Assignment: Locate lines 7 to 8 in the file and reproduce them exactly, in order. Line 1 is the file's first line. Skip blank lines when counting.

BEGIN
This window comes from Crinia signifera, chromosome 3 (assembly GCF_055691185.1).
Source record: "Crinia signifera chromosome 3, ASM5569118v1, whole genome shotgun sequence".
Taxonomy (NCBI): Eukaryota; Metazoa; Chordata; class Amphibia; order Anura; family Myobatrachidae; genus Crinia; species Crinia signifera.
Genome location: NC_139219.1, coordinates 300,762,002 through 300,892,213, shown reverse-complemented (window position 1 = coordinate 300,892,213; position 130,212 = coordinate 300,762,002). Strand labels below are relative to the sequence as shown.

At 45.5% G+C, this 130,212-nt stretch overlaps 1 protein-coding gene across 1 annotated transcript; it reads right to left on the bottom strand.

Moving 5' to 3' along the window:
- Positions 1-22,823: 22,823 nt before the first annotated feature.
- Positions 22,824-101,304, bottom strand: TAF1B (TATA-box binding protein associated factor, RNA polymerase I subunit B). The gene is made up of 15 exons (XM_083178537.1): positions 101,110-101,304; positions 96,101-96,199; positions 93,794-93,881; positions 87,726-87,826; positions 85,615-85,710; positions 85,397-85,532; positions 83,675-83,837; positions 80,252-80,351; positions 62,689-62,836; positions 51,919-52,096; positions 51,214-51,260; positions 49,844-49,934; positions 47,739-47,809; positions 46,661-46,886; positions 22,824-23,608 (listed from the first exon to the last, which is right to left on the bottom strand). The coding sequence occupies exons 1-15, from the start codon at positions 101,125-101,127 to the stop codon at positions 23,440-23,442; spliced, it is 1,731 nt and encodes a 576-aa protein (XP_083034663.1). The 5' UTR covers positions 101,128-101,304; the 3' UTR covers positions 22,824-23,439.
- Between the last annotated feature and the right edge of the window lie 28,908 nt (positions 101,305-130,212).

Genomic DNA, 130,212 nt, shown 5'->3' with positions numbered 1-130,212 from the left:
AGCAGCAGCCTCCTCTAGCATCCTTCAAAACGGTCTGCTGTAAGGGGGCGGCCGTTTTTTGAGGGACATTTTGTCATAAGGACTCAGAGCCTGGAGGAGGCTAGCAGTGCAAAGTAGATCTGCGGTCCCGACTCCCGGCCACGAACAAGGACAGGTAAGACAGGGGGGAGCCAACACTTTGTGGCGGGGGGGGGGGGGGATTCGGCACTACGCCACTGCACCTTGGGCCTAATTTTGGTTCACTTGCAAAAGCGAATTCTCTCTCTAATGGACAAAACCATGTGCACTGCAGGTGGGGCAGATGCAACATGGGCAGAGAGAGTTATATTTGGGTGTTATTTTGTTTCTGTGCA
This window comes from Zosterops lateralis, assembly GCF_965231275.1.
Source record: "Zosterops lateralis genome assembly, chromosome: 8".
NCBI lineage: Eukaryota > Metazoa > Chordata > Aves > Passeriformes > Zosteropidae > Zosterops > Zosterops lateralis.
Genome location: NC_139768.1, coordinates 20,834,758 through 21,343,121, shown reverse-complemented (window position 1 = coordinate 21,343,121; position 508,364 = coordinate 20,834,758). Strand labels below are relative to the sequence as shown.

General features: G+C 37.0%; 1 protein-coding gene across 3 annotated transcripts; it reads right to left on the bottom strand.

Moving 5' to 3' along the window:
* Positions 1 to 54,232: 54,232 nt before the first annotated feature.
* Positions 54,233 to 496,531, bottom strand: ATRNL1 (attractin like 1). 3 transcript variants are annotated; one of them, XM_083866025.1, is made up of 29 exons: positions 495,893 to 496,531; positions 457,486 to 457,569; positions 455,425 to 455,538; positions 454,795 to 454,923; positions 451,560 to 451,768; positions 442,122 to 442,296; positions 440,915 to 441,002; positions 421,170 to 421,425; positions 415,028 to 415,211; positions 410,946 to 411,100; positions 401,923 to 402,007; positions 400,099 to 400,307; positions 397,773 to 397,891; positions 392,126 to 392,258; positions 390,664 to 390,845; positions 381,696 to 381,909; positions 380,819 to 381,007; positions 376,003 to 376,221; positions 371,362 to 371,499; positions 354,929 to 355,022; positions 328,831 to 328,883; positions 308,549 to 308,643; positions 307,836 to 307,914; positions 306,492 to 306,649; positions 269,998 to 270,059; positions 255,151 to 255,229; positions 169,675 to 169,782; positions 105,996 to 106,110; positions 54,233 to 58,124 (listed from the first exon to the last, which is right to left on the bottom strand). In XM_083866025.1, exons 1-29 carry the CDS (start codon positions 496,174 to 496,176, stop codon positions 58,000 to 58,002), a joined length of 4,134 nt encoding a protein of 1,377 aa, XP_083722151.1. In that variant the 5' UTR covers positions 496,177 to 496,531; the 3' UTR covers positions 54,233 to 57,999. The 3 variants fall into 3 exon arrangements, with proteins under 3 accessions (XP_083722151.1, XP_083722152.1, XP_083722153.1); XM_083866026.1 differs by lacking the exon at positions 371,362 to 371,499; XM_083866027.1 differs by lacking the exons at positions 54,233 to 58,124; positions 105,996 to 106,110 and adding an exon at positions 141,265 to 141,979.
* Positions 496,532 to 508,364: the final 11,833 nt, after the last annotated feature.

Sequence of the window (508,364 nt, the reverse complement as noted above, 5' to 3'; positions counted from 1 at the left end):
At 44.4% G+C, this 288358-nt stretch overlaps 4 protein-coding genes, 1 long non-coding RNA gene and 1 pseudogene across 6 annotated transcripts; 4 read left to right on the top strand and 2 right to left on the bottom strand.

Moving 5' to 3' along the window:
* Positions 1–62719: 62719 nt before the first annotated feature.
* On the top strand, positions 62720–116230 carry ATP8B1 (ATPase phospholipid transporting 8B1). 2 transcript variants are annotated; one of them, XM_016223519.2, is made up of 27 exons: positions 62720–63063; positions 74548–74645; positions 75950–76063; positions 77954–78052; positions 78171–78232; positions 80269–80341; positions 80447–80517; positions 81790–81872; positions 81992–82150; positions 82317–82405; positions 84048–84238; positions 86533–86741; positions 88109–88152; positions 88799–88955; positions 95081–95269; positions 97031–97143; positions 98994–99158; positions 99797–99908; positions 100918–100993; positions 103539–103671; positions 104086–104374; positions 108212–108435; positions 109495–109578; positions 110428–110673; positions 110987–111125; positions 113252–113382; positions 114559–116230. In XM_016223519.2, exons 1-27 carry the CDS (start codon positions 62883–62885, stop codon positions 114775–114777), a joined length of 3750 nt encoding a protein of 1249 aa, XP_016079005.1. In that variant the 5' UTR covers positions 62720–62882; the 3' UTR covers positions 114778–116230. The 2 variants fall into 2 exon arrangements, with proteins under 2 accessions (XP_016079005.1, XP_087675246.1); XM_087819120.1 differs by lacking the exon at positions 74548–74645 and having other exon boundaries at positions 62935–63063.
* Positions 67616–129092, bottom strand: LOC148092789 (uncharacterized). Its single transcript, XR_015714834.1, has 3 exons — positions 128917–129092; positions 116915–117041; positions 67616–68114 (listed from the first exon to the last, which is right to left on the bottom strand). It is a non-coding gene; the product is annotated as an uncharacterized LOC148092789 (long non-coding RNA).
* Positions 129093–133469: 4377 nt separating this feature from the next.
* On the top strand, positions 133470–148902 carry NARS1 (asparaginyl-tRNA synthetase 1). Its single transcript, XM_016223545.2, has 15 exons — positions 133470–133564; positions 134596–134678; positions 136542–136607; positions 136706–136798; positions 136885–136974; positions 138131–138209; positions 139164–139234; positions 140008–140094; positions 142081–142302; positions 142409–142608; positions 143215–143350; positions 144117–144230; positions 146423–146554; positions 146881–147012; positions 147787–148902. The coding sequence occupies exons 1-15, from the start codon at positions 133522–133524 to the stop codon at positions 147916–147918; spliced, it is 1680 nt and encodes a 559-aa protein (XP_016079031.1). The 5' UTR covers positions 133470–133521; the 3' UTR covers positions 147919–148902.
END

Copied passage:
- Positions 1-22,823: 22,823 nt before the first annotated feature.
- Positions 22,824-101,304, bottom strand: TAF1B (TATA-box binding protein associated factor, RNA polymerase I subunit B). The gene is made up of 15 exons (XM_083178537.1): positions 101,110-101,304; positions 96,101-96,199; positions 93,794-93,881; positions 87,726-87,826; positions 85,615-85,710; positions 85,397-85,532; positions 83,675-83,837; positions 80,252-80,351; positions 62,689-62,836; positions 51,919-52,096; positions 51,214-51,260; positions 49,844-49,934; positions 47,739-47,809; positions 46,661-46,886; positions 22,824-23,608 (listed from the first exon to the last, which is right to left on the bottom strand). The coding sequence occupies exons 1-15, from the start codon at positions 101,125-101,127 to the stop codon at positions 23,440-23,442; spliced, it is 1,731 nt and encodes a 576-aa protein (XP_083034663.1). The 5' UTR covers positions 101,128-101,304; the 3' UTR covers positions 22,824-23,439.